Microevolution and Macroevolution: Introduction


Microevolution and macroevolution are terms for describing biological patterns and processes observed at short and long time scales, respectively. A deeper question is whether different biological processes account for microevolutionary and macroevolutionary change.

Keywords: biodiversity; natural selection; palaeontology; speciation; systematics

Figure 1.

The two types of evolutionary changes, anagenesis and cladogenesis, may be either gradual (left) or abrupt (right) in each case.

Figure 2.

Domesticated maize (bottom) and its wild ancestor teosinte (top) differ in many respects, including whole‐plant morphology (left) and how seeds and fruits are clustered (right).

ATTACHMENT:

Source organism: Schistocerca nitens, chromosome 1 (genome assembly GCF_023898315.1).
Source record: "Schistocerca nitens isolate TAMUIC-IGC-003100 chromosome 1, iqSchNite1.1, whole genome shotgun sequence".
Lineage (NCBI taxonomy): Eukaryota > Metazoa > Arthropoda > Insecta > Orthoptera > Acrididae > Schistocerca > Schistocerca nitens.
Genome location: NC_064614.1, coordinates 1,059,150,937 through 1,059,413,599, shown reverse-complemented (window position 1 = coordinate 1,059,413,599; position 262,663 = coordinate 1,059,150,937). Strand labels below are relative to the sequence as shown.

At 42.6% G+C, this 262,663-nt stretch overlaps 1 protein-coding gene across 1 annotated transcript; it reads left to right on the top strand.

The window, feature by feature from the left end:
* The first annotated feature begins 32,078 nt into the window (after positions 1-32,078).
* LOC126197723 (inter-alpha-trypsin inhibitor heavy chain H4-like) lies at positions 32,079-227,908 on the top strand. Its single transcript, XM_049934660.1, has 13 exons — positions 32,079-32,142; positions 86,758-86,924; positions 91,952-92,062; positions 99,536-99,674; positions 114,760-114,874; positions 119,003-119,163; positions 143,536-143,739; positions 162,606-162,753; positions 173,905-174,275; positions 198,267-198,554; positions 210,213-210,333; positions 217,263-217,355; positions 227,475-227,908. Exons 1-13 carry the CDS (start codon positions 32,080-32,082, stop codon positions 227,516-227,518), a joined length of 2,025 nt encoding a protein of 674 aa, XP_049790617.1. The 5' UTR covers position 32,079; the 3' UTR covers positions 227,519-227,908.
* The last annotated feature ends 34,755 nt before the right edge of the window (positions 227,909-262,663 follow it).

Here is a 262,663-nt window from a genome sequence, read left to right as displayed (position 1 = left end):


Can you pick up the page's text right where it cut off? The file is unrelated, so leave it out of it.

Further Reading

Erwin DH (2000) Macroevolution is more than repeated rounds of microevolution. Evolution and Development 2(2): 78–84.

Kellogg E (1997) Plant evolution: the dominance of maize. Current Biology 7(7): 411–413.

McLaren A (1999) Too late for the midwife toad: stress, variability and Hsp90. Trends in Genetics 15(5): 169–171.

Ridley M (1997) Evolution. New York: Oxford University Press.

Stanley SM (1998) Macroevolution: Pattern and Process, 2nd edition. Johns Hopkins University Press: Baltimore, MD.

Thompson JN (1998) Rapid evolution as an ecological process. Trends in Ecology and Evolution 13(8): 329–332.

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Callahan, Hilary S(May 2002) Microevolution and Macroevolution: Introduction. In: eLS. John Wiley & Sons Ltd, Chichester. http://www.els.net [doi: 10.1038/npg.els.0001717]